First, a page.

2001 - A Year in Review: The Cons
2001 - A Year in Review: The ConsBy Mikhail Koulikov
As 2000 came to a close, many fans were firmly convinced that anime cons had finally reached a crisis stage. The controversy and rumors that Anime Expo 2000 generated sent shockwaves through the entire North American anime community. So for a while, the future looked if not outright bleak, then certainly confusing and shrouded in darkness and uncertainty. There was nothing left to do, thought, but start the new year, and see what would happen next.
Probably the major feature of the 2001 con season was the growth of conventions to far beyond expectations. Anime Expo 2001 - now at a new location - topped the list, with 13,000 people attending. (34% increase from the previous year). The growth rate for the East Coast's major convention (Otakon) was similar - a 37% increase - and it broke the 10,000-attendee border as well. Other conventions, both mid-size and smaller local ones also had similar experiences.
Another continuing trend was the exploration of new and previously untapped markets. The year's first convention, OhayoCon (Cleveland, OH), was a first-year convention in a region that had never previously had an anime convention. Other cities that suddenly found themselves hosting homegrown conventions included Richmond; Boston; Merrimack, NH; San Francisco; and - finally - New York City.
While anime festivals and other small-scale events have been held in the City before, the Big Apple Anime Fest was a different sort of beast altogether. Massive industry support, "respectable" corporate sponsors, venues which included not only hotels but also clubs, the Virgin Megastore, and the Japan Society all contributed to showing how an anime convention could be run without being stereotypical.
Another trend that manifested itself - whether people liked it or not - was diversification. Science fiction and fantasy conventions have been diversified for decades: Star Trek, Star Wars, dozens of other fandoms. And anime fans always make it a rule to state the anime is a medium, not a genre - and as a medium, it encompasses quite a lot of different things. So instead of just lumping everything that is anime together, 2001 brought us a ShoujoCon on the East Coast, a YaoiCon on the West, at least two separate groups of fans exploring running a HentaiCon, and a noble, if ultimately unsuccessful, effort to run a convention focusing on anime-inspired videogames. And Katsucon 2002, planning for which took place throughout the year, has decided to focus largely on the "old-school" anime titles from before the times of the current generation of fans.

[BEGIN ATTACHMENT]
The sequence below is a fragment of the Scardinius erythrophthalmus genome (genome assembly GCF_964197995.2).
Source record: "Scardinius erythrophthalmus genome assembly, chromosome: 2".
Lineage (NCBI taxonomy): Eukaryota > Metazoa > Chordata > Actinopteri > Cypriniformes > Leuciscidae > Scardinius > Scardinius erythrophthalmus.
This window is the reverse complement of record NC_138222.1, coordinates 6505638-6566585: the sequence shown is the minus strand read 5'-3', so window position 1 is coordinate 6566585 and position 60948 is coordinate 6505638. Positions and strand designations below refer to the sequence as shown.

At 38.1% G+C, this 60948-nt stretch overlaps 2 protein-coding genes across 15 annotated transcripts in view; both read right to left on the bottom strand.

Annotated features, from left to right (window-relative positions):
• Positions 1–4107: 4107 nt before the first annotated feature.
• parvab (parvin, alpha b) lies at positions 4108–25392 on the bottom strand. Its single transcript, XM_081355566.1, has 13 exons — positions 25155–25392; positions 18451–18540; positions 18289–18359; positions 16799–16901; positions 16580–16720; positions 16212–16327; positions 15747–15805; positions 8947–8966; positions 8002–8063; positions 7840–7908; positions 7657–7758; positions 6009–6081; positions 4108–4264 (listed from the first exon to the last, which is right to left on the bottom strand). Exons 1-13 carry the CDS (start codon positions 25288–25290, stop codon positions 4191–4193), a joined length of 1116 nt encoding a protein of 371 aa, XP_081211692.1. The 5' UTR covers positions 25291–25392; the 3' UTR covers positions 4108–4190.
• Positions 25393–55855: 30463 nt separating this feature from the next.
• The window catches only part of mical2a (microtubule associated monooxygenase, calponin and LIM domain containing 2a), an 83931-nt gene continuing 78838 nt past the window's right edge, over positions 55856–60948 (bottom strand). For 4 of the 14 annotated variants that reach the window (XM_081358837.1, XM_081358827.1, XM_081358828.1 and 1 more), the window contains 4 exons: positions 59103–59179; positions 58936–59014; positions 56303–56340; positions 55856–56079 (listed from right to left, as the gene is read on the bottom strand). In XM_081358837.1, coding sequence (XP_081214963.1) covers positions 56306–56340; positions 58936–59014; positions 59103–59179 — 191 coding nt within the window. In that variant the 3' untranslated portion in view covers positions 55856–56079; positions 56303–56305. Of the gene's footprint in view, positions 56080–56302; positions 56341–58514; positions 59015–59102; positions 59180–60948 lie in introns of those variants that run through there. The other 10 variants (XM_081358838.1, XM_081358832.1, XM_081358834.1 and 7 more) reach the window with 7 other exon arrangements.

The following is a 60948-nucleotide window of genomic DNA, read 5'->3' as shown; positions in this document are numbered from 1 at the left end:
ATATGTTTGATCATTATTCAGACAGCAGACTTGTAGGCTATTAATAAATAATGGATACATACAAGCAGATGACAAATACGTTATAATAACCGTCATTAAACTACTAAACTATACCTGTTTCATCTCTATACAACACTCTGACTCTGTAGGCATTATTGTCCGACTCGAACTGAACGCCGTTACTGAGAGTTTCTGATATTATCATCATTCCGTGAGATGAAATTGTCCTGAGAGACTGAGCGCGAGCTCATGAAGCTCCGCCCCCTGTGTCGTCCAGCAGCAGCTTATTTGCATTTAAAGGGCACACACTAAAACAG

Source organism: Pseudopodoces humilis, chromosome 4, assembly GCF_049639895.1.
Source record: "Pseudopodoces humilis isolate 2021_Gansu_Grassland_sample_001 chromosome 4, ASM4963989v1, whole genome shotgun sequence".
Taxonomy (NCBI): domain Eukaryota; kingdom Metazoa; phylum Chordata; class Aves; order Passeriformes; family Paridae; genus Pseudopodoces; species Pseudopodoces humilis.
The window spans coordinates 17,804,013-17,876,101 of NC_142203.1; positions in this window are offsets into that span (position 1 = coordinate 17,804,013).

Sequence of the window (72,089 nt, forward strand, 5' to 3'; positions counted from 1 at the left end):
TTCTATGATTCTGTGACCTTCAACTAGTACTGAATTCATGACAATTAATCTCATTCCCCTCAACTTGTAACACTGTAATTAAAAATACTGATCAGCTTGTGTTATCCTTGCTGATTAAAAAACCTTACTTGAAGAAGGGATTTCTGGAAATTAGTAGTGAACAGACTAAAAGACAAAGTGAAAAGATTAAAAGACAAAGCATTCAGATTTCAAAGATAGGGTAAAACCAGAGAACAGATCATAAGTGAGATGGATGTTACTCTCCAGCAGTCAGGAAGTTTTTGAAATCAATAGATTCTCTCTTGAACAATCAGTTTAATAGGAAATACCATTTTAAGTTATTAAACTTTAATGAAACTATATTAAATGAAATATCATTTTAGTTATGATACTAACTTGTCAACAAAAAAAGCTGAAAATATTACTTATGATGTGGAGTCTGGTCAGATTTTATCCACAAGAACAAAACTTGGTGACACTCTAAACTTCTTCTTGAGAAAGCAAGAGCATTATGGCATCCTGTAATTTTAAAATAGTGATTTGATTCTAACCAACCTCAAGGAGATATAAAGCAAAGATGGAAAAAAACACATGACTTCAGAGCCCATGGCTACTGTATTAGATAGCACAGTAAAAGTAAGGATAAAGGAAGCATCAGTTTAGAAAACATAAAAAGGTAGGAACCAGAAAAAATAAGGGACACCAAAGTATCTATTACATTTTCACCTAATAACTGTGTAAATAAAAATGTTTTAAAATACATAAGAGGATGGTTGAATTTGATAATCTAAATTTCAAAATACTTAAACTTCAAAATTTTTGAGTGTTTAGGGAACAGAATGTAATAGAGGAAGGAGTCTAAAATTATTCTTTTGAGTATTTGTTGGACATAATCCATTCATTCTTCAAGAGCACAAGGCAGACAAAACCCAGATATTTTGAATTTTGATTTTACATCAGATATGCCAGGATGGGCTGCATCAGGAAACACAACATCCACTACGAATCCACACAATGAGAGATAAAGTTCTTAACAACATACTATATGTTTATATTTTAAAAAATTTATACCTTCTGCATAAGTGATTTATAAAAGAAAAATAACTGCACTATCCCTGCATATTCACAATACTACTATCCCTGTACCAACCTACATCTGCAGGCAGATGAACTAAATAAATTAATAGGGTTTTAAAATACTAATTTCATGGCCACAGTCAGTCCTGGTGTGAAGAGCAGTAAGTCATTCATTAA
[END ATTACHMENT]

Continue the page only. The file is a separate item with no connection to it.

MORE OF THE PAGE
2001 was also the year of endings. Katsucon finally outgrew its Arlington, VA location…and decided to move to Baltimore for the 2002 convention. Immediately, rumors - largely unfounded - were raised of a "competition" or showdown between it and Otakon. Fine fodder for webcomics, maybe, but by no means the reality. Another East Coast convention - NekoCon - underwent a round of staff reorganization immediately after the conclusion of its 2001 run. And Shoujocon, started in 1999 as not much more than a dream that worked beyond people's wildest expectations, made a major step towards respectability with the establishment of a parent organization, the Shoujo Arts Society.
Yet another major event, although not noticed by many people, was announced at Anime MidAtlantic. That cons compete is almost a given. But conventions cooperating is a far rarer sight - which is why the announcement that Anime MidAtlantic, NekoCon and Katsucon were entering a formal alliance signaled what may be a new direction in convention politics. The cooperation - previously implied but now formalized - encompasses sharing expertise, equipment, possibly personnel; allows for easier cross-marketing, and generally makes life easier for everybody involved - staff, industry, and most importantly fans. However, whether the East Coast's lead will be picked up by the rest of the country still remains to be seen.
Cons are cons, and anime is anime, but they both exist in the larger world. And this year found America attacked, hurt grievously, and within another month, at war. Needless to say the effect on cons has been profound. Anime Weekend Atlanta, scheduled to be held in close proximity to the nation's busiest airport less than a month after 9-11 went on, despite concerns and fears. Went on because it had to, because fans needed it. Because as cliché as it now sounds, we couldn't afford to stop living. NekoCon went on as well, but was arguably affected more severely. It is traditionally held in the Tidewater area of Virginia, which is home to a major concentration of U.S. military personnel. And this time around, while the lot of us were sitting in the video rooms watching our Gundam's and Evangelion's, several staffers - and probably dozens of potential attendees - were actively engaged "somewhere in Afghanistan" or deployed in adjacent waters. Since it is a first-year convention, no real data are available, but some people who attended the BAAF (held in New York City on the same weekend as NekoCon) claim that the convention was not nearly as well-attended as its organizers would have liked - though this may be part of a general country-wide trend.
2002 will probably bring more changes to the face of organized anime fandom in America. What these changes will be, it is probably too early to predict. Hopefully, they will be for the better. In the meanwhile, though, what we are left with is another 12 months of fun memories - and sad memories, too - but memories nonetheless.
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